Use These Meditations For Athletes Pre-Game And Win

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There are some many amazing benefits of meditation for athletes. 

Not only can you get better athletic performances from meditation, meditation can also help with the stress of performing. 

Being a world renowned sporting hero or top athlete is no easy task.

Obviously being a high profile sports star has its perks, but it also creates high amounts of responsibility, pressure and expectation. That stress has a serious effect on the brain and on an athlete’s performance [1].

One of the benefits of meditation for athletes is that it can help with those pressures. 

Kids that stand out in their area or high school within a certain sport also deal with similar pressures. In fact, all athletes deal with different emotions, expectations, and pressures regardless of the level that they compete at.

What separates the great from the good normally comes down to the athlete’s mental strength or mindset. Talent is obviously a key ingredient for success along with good coaching, but how an athlete responds in key moments is normally the difference maker. 

Junior and college athletes don’t always become the best in their sport. All of the world’s best athletes are the ones that were able to grind it out through the stress that tough times, crucial moments, and controversy brings to the table.

There are many ways for athletes to deal with stress. Meditation is proving to be a very popular and successful stress outlet for athletes.

Along with the amazing 100 health benefits of meditation, there are some very specific benefits of meditation for athletes. 





Let’s take a closer look at the benefits of meditation for athletes.

Meditation helps athletes with motivation

A study in the journal of Health Psychology recently found that for athletes, meditation offers a way to stay motivated to exercise and practice on a regular basis. Another key thing about meditation for athletes is that it helps athletes to feel satisfied with the work and effort that they put in. Being present with the help of meditation gives athletes the capacity to tap into their inner motivation and satisfaction resources.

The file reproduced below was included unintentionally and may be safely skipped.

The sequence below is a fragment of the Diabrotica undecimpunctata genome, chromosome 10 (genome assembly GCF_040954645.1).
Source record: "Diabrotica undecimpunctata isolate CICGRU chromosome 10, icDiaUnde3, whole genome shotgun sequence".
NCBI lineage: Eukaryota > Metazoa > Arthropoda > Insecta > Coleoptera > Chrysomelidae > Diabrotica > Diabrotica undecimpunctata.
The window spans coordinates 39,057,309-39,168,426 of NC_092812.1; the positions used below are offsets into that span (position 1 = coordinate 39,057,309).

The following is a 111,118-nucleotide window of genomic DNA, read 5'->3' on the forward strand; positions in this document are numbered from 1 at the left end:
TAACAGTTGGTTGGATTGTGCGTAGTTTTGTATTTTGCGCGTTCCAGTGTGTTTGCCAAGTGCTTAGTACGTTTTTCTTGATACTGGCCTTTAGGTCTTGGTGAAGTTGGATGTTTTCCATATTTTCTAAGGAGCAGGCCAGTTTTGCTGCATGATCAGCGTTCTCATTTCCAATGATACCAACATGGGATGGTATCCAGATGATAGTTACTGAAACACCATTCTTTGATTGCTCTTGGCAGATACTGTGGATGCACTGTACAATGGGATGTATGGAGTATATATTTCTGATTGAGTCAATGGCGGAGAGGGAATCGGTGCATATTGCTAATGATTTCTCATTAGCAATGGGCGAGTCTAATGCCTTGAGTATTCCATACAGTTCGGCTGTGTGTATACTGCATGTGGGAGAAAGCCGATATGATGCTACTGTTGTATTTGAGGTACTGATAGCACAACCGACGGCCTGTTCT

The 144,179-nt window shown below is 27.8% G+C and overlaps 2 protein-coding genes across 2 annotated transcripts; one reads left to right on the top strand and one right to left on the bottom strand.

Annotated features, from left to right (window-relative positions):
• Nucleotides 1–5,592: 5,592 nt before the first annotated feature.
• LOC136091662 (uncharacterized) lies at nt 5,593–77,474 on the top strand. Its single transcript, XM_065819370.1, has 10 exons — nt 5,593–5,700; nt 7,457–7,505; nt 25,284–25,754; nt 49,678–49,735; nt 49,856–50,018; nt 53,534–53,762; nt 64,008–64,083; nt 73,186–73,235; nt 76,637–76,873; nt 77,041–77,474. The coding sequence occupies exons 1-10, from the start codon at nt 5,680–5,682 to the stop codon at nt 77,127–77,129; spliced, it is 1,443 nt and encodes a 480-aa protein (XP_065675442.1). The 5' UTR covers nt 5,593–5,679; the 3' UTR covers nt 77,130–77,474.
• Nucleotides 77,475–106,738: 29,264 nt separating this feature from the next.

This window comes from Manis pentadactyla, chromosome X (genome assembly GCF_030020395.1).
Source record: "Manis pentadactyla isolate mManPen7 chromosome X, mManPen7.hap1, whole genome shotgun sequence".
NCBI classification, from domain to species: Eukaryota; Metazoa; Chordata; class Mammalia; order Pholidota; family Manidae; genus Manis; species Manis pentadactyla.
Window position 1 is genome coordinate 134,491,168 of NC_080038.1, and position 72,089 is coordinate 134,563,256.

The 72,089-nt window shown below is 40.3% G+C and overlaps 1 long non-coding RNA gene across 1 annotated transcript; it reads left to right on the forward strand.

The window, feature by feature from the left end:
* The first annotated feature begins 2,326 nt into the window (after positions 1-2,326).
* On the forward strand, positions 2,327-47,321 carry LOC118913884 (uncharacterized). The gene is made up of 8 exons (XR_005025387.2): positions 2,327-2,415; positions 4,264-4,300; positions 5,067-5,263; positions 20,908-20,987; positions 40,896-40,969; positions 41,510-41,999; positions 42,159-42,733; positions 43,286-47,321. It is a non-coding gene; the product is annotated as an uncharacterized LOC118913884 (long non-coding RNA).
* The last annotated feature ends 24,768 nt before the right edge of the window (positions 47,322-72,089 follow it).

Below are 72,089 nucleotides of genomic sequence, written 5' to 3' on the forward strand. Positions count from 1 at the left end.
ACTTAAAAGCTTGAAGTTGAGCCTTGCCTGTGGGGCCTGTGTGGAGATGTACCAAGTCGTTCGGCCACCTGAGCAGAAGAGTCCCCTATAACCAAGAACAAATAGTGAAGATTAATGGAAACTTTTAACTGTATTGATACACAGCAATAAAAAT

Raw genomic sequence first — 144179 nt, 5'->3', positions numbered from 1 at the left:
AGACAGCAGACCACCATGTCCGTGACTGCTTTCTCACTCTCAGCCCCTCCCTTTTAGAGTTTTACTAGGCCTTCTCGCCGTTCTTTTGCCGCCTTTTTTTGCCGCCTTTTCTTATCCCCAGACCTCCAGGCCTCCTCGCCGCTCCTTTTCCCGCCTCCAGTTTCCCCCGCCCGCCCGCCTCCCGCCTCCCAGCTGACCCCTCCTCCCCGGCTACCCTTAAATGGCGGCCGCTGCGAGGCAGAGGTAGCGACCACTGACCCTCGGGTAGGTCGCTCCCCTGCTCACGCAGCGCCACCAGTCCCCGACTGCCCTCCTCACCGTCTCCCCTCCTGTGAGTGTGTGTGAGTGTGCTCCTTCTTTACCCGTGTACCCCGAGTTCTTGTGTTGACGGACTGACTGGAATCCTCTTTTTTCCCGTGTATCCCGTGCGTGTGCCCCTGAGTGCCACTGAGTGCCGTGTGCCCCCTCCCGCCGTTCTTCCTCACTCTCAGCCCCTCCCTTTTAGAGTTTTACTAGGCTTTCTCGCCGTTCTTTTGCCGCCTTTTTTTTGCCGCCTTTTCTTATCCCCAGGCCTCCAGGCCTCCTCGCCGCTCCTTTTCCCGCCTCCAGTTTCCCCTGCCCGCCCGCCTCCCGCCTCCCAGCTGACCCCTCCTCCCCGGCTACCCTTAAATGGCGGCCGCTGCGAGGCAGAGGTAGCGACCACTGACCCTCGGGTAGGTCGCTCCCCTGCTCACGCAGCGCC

Read our guide to meditation for motivation for more on this.

After meditation, athletes are able to stop negative thoughts

Data shows that upwards of 50,000 thoughts go through our heads on a daily basis and that many of these thoughts tend to be on the negative side of the spectrum.

For athletes, negative thoughts equate to poor performance.

A period of mental pausing before practice, a workout, or a game allows us to reset our minds and to enter that next activity in a space that promotes positive thoughts and intentions. Pre-game meditation can be the difference between a win or a loss. Hence why so many sports-stars do it.

 

With meditation, athletes are more able to balance their beliefs

Studies show that beliefs affect real life actions

Negative beliefs can heavily impact an athlete’s performance. But you can change those negative beliefs by being more aware of your thoughts. 

Being mindful doesn’t imply the absence of thoughts, it is about becoming aware of the though patterns that we do have. The only way to limit negative thoughts is to firstly be aware of these thoughts, and to then change these negatives into positive thought chains.

If we are aware of our thoughts we can take them to the next level by adding an element of visualization to them through meditation. One way how to meditate for athletes is to use visualization. Specifically: Visualize your success. 

Being mindful during meditation allows us to track our thought patterns and to change them into what we believe. To remain meditating in a sitting position for longer, explore Kenshō way’s guide.

For example, during your last match you missed a 3 pointer right at the buzzer to win the game, this is haunting you and everyone around you seems to be bringing it up as well. Before you know it the belief that you aren’t able to deliver when the pressure is on starts to creep into your mind. By meditating, athletes can identify negative thought patterns, and then rewrite the script by changing the story.